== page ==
Health & Wellness
6 Ways To Protect Your Pup During Air Quality Alerts
Fetch asked veterinarian Dr. Aliya McCullough, DVM, MS the top questions on every pet parent's mind about how bad air quality affects dogs, so you and your best friend can breathe easier.
On June 7th, Nick Cocchiaro knew something was wrong when his 2-year-old cockapoo Enzo didn’t want to play outside. “Our relief walks became extremely quick,” the Fetch member says. “He wanted to get back inside, tugging me back toward the door, which is totally out of the ordinary for him.”
Enzo’s snout was onto something.
This June, as more than 400 Canadian wildfires raged in its worst wildfire season on record – forcing the evacuation of more than 100,000 Canadians – over 123 million people in the U.S., like Nick, were facing unprecedented air quality alerts.
From tasting smog in the air to seeing burnt yellow skies, dog parents everywhere wondered: Is my pup at risk? Fetch talked to veterinarian Dr. Aliya McCullough, DVM, MS to get the lowdown on how bad air quality can affect your dog and what you can do to keep them safe for the next poor air quality alert.
1. Treat your dog like any human during air quality alerts.
According to CBS and NBC, smoke particles are dangerous because their carbon monoxide chemicals are so small (about 30 times smaller than a strand of hair) that they can get deep into your lungs and bloodstream, causing serious health problems.
And yes, poor air quality can lead to health issues for dogs too. “Pets exposed to harmful air pollutants, like wildfire smoke, can become sick or injured, just like their human counterparts,” says Dr. McCullough. When exposed to bad air, your dog could develop health conditions like irritation and inflammation of the respiratory tract while exacerbating other conditions like allergies, asthma, bronchitis and heart disease.
2. But don’t reach for a doggie mask... just yet.
Unlike humans, however, masks aren’t recommended for dogs at this time. “There’s not enough research on dog masks,” says Dr. McCullough. “Pet parents should consult their vet before masking their dogs.”
Some dogs may find it stressful to wear a mask, while others may not be able to pant efficiently with it on, causing them to overheat which is especially concerning for Brachycephalic breeds (i.e., bulldogs, pugs), geriatric pets and dogs with heart or respiratory issues.
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3. Avoid trips outside, except quick pee & poop breaks.
Monitor the air quality index (AQI) in your area – we love a weather app with notifications or checking AirNow.gov throughout the day. When the range is >150, keep pets indoors with windows closed.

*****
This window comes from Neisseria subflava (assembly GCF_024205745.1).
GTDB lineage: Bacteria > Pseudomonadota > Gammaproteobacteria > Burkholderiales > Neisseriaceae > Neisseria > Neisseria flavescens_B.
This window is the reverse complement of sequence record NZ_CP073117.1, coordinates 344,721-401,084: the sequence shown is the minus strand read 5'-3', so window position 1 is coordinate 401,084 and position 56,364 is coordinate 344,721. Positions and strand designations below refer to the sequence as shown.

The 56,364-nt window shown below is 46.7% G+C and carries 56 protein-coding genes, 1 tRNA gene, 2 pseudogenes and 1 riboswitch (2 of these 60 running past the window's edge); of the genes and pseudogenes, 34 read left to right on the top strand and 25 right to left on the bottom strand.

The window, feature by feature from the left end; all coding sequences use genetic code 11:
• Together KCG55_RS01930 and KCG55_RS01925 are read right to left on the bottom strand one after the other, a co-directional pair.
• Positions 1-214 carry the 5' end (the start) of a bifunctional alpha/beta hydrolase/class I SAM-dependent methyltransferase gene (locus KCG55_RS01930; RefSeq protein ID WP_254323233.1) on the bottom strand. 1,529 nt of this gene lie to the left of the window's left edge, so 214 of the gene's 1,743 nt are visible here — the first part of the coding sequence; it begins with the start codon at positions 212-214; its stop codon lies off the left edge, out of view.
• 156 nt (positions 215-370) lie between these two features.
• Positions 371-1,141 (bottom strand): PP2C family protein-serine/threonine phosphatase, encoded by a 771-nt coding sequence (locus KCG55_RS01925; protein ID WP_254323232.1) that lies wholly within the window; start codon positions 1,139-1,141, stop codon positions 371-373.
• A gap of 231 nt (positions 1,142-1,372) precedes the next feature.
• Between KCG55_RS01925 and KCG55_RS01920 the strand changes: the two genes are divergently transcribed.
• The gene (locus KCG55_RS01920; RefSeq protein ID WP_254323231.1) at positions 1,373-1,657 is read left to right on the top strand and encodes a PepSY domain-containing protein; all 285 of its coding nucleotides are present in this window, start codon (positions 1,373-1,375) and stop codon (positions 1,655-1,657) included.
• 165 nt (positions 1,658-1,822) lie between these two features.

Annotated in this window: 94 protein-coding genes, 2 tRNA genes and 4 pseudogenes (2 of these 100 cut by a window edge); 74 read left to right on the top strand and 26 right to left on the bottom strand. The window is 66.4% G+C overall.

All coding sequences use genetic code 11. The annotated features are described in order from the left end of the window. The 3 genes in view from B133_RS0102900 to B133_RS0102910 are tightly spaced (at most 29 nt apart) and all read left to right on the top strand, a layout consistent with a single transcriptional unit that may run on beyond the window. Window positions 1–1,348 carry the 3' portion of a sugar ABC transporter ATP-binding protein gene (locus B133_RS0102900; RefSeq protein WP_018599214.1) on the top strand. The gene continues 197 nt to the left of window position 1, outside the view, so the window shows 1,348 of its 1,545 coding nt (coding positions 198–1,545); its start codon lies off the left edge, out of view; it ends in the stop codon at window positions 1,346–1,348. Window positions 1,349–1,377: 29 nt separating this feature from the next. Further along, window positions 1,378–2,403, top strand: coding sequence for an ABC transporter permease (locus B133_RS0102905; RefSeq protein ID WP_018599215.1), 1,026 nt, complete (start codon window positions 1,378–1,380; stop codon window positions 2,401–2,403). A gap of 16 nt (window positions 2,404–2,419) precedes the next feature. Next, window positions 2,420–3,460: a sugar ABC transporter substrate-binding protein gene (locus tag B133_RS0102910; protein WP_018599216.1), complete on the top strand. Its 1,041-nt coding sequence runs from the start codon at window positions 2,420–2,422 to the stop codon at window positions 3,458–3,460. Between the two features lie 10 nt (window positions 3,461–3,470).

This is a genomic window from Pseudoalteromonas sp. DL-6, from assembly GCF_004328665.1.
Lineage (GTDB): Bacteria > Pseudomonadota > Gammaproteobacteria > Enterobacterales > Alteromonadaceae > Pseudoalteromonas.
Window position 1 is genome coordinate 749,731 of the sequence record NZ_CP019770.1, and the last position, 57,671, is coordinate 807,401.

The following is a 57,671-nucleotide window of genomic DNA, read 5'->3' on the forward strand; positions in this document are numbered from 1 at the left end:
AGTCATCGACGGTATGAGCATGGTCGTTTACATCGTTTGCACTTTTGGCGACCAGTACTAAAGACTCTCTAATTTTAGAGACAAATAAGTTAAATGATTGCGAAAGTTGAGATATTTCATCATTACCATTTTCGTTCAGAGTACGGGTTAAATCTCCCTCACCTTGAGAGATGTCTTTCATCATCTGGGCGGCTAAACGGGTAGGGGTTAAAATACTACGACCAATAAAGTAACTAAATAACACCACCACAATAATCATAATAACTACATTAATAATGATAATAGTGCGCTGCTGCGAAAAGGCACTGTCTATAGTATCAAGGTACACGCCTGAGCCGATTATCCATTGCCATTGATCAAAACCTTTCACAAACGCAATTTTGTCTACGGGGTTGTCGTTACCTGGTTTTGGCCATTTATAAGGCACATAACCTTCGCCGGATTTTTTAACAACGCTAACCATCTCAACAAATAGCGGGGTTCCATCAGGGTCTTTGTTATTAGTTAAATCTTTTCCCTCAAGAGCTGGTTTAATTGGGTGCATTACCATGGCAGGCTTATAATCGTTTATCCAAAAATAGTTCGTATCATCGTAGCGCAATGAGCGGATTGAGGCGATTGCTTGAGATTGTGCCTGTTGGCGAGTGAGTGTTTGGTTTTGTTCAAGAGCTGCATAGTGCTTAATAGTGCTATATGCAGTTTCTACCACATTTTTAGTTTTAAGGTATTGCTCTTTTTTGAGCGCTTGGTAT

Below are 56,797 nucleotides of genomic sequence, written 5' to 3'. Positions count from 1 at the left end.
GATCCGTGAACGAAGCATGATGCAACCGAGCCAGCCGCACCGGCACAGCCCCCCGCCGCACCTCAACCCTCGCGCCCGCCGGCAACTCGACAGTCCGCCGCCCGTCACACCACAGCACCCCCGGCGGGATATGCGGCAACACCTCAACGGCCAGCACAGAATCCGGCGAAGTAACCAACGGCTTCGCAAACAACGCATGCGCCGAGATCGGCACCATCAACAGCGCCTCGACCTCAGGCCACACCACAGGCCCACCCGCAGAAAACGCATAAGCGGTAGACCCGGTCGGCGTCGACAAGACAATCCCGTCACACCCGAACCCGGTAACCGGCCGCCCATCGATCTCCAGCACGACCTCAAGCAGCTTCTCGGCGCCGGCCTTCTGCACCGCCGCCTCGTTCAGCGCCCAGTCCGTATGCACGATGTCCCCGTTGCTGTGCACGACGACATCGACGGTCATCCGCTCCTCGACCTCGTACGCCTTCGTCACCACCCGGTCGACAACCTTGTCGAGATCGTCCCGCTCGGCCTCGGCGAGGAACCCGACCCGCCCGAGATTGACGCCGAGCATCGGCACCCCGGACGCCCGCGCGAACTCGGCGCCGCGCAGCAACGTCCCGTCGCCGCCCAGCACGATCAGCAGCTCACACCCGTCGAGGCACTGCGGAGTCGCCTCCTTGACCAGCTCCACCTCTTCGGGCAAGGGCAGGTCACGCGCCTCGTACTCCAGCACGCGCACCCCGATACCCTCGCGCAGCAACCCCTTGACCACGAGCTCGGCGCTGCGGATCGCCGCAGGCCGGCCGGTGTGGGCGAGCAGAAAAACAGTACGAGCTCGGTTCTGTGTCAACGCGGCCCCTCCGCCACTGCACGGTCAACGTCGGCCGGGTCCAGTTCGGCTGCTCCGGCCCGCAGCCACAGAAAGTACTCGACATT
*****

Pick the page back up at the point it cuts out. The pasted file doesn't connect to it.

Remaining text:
You can take your dog outside for short relief trips, but avoid strenuous exercise to keep your dog safe from bad air. Help your pets release their energy by planning indoor activities to keep their bodies and minds active. And don’t sleep on a purifier. “I have two air purifiers, so I put one on in the living room and one in the bedroom, the two most common spots for Enzo so that he was safe indoors,” said Cocchiaro.
4. Watch for these signs if your dog has been exposed to bad air.
When dogs breathe in bad air, like smoke from wildfires, you might see symptoms like coughing, gagging, difficulty breathing, increased breathing rate, weakness, decreased eating and drinking, nasal discharge and eye discharge. “Consult with your veterinarian if your dog shows any of these clinical signs,” says Dr. McCullough.
Keep an extra close eye on at-risk pets like brachycephalic breeds, puppies, senior dogs and dogs with respiratory and cardiovascular disease like congestive heart failure, allergic bronchitis and Brachycephalic airway syndrome.
5. Keep dogs entertained indoors with fun games.
Some fun, vet-approved ways to keep your dog engaged while staying inside include classics like fetch, tug of war and hide and seek. You can also play with a teaser pole and set up an obstacle course with makeshift tents, cushions and boxes. Dealing with a small space? Try practicing obedience commands, using food puzzle toys or playing the shell game with a toy or treat.
“We ordered Enzo new bones that kept him occupied basically all day,” says Cocchiaro, who lives in a one-bedroom in Queens, New York. “We also have this dollar-store puzzle that we loaded with peanut butter and froze so that it kept him busy.”
6. Be on the lookout for anxiety symptoms.
Dogs that are unable to go outside for long periods of time may become bored and stressed, especially those with a history of anxiety. In some cases, dogs may start getting into things they shouldn’t, vocalize more or become destructive.
Keeping their minds and bodies busy can help, but if your dogs are still showing anxiety behaviors, reach out to your vet or a veterinary behaviorist. Whether it’s behavioral therapy or anxiety medications, like Xanax, the experts will recommend the best treatment to help your pup stay calm. (Psst, eligible behavioral therapy, name-brand prescription medications and sick-visit exam fees are covered with Fetch Pet insurance, saving you up to $50 - $250 per sick visit).
Finally, remember the bright side of being stuck indoors: More time to spend with your pup!
The Dig, Fetch's expert-backed editorial, answers all of the questions you forget to ask your vet or are too embarrassed to ask at the dog park. We help make sure you and your best friend have more good days, but we’re there on bad days, too.
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